LAP-DANCING clubs could be banished from council areas across Scotland under new plans being pushed forward by ministers.

A new licensing regime would hand local authorities greater control over the number of sexual entertainment venues operating in their boundaries.

But women’s groups have called for politicians to go further and implement an outright ban across Scotland such as that introduced in Iceland in 2010.

Cosla, which represents local government and lobbies on its behalf, backed giving councils “the ability to control the number and location of such venues in their areas”.

Responding to a consultation on the proposals, it said it was “very difficult to see how a commitment to eradicating violence against women and girls could sit alongside the licensing of sexual entertainment venues”.

It said current Government guidance “does not recognise that working in the sexual entertainment industry is for most people not about choice, but about exploitation, and one in which women are disproportionately represented”.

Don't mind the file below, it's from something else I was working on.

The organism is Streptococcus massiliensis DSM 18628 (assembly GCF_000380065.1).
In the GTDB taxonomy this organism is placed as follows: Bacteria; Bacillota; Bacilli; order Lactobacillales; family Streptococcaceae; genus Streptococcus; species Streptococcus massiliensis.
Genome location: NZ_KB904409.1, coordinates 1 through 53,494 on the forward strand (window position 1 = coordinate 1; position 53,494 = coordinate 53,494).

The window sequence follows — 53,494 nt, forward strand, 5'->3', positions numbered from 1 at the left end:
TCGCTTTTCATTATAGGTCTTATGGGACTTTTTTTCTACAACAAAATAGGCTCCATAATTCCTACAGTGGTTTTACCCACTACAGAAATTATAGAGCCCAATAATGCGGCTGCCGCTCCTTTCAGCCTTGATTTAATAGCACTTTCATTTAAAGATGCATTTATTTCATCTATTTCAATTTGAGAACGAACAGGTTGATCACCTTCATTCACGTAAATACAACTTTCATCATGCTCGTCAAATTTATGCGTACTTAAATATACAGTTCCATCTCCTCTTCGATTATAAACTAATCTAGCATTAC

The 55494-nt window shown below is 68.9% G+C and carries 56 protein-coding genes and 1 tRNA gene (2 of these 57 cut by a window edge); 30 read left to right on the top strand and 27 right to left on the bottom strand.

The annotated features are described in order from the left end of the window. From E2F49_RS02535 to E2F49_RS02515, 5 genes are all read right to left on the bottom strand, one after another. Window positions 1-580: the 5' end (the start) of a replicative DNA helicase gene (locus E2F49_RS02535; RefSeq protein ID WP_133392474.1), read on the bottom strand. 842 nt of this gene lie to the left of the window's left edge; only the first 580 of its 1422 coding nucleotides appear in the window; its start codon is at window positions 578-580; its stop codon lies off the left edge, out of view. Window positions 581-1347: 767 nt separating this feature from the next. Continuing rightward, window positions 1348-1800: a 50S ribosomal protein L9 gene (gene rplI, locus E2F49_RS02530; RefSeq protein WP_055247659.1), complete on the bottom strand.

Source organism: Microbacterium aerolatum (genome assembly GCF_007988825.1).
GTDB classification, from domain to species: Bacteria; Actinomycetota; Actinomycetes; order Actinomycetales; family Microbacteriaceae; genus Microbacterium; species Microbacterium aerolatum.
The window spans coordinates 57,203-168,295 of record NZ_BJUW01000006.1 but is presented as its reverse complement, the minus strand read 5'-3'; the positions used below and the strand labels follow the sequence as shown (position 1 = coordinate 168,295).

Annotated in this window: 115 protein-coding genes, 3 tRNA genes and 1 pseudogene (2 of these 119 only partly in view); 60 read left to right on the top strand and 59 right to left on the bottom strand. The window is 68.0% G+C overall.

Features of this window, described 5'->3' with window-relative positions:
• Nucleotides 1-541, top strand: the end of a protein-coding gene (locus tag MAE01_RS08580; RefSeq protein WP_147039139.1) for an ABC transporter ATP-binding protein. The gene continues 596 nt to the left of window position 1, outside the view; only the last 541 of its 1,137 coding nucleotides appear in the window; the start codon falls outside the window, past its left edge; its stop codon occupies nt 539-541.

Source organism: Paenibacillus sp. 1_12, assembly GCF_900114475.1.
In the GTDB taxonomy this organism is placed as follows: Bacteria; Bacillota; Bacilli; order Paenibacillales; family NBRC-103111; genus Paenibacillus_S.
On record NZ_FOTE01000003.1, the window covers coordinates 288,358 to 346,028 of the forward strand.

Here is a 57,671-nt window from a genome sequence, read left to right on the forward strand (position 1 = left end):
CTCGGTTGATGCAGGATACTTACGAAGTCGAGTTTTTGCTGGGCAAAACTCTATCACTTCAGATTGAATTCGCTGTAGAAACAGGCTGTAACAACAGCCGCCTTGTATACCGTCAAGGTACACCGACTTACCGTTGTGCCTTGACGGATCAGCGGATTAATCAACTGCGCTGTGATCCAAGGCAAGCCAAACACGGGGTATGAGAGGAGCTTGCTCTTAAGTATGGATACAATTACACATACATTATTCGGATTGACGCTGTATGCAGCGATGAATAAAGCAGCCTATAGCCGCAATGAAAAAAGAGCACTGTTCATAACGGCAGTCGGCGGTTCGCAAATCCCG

Violence Against Women Partnerships (VAWP) insisted the Scottish Government should work with councils to outlaw lap-dancing clubs.

But venue operators said it was “unfair and untrue” to imply that lap-dancing is a form of violence against women.

Brightcrew, operators of Platinum Lace in Glasgow, argued its performers “are all strong, independent, talented women who choose to work in sexual entertainment”.

It added: “It is a well-remunerated occupation. It is a form of performance. It provides great flexibility in terms of hours and days of work, meaning that performers can work when they like, ensuring that they can find a balance between their work and other demands on their time, be it family, other work or studies.”

The Scottish Government said it would consider the consultation responses before bringing in new rules.

Provisions to create a new licensing regime were voted through Holyrood in 2015 as part of the Air Weapons and Licensing (Scotland) Act.

The legislation allows councils to decide whether they want to licence sexual entertainment venues and set the number able to operate in their area.

A Scottish Government spokeswoman said: “Licensing of sexual entertainment venues does not seek to ban lap dancing or strip clubs but to allow local licensing authorities to decide what is right for their area.

“The Scottish Government accepts the freedom of adults to engage in legal activities and employment.

“However, it will continue to promote, through all relevant means, gender equality and actions that tackle out-dated attitudes that denigrate or objectify particular groups or individuals.”